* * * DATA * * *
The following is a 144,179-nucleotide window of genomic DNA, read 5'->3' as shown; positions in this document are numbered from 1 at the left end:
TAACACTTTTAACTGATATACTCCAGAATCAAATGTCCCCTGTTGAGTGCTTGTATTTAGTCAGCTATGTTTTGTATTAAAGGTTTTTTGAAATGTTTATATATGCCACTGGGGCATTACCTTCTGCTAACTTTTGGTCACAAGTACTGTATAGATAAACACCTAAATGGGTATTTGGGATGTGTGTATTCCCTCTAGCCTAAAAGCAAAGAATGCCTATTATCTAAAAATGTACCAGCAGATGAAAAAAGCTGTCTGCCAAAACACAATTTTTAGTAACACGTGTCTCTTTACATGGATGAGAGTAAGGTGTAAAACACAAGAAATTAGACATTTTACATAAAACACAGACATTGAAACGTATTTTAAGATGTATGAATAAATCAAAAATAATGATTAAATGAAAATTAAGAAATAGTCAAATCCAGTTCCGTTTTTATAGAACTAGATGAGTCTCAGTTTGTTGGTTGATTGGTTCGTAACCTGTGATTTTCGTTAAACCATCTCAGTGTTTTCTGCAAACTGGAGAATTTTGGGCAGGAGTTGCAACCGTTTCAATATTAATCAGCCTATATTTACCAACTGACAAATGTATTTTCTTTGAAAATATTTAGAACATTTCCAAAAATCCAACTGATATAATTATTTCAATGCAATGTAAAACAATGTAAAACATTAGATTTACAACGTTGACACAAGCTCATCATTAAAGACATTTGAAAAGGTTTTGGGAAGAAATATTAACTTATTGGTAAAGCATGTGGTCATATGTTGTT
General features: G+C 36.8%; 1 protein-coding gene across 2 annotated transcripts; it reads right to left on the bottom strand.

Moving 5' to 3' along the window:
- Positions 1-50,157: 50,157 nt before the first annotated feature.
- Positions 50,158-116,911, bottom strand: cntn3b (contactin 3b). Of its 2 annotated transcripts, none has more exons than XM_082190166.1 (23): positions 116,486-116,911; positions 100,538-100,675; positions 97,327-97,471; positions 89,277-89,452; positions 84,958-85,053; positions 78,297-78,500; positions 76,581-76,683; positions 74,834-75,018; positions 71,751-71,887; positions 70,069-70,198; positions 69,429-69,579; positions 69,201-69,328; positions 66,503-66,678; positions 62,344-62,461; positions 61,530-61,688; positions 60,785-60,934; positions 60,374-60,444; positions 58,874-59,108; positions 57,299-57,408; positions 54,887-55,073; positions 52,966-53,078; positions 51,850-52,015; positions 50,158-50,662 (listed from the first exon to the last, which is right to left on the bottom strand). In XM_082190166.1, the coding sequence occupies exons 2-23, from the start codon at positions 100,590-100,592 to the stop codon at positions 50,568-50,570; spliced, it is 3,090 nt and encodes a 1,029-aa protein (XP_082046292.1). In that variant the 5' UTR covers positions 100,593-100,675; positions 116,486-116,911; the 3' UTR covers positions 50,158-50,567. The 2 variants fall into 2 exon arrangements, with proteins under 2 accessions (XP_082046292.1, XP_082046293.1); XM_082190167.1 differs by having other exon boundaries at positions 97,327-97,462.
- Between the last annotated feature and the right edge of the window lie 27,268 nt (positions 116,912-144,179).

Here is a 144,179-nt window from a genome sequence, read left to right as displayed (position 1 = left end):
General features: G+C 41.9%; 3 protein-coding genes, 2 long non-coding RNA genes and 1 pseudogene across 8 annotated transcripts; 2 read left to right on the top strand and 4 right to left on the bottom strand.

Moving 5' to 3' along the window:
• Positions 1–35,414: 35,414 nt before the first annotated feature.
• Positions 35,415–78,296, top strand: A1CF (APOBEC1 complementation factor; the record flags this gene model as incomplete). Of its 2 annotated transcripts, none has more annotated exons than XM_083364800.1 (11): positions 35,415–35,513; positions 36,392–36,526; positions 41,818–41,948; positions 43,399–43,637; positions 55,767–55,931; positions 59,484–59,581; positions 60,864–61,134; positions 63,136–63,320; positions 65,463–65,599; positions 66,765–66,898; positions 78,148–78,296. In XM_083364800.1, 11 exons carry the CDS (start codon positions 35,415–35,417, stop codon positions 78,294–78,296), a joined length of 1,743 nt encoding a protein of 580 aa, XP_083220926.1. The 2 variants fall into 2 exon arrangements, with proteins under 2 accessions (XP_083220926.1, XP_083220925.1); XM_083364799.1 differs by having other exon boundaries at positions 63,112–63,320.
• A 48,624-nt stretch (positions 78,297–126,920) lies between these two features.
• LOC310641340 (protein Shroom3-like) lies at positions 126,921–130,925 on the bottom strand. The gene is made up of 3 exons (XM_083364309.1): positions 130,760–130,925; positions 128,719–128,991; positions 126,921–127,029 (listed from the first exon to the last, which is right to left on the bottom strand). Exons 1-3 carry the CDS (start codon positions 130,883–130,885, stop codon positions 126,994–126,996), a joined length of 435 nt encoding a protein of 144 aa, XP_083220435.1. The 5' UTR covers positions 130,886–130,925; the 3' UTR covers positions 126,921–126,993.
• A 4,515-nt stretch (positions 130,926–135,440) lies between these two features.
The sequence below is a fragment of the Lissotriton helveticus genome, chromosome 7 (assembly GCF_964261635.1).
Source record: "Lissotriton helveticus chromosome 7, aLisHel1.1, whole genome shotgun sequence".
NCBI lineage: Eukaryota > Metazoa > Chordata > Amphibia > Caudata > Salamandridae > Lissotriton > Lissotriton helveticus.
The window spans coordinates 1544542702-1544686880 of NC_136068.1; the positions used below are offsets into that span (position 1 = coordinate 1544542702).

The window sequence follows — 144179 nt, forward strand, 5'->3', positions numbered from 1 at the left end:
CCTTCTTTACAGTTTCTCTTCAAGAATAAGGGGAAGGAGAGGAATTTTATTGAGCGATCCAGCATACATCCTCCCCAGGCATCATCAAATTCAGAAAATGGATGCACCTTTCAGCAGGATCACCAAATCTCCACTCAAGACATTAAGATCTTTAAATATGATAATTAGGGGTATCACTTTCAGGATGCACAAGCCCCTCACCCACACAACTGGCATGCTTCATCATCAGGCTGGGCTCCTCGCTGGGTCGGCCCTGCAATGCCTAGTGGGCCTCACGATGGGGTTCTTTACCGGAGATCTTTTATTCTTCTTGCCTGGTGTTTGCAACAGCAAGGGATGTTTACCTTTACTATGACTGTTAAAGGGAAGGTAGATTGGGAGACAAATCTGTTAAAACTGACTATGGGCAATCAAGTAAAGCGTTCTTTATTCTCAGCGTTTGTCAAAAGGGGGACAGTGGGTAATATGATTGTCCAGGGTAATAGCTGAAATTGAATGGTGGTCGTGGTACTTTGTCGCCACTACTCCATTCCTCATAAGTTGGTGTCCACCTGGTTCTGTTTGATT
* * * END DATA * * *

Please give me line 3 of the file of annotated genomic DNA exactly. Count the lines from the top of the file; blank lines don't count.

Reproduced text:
General features: G+C 36.8%; 1 protein-coding gene across 2 annotated transcripts; it reads right to left on the bottom strand.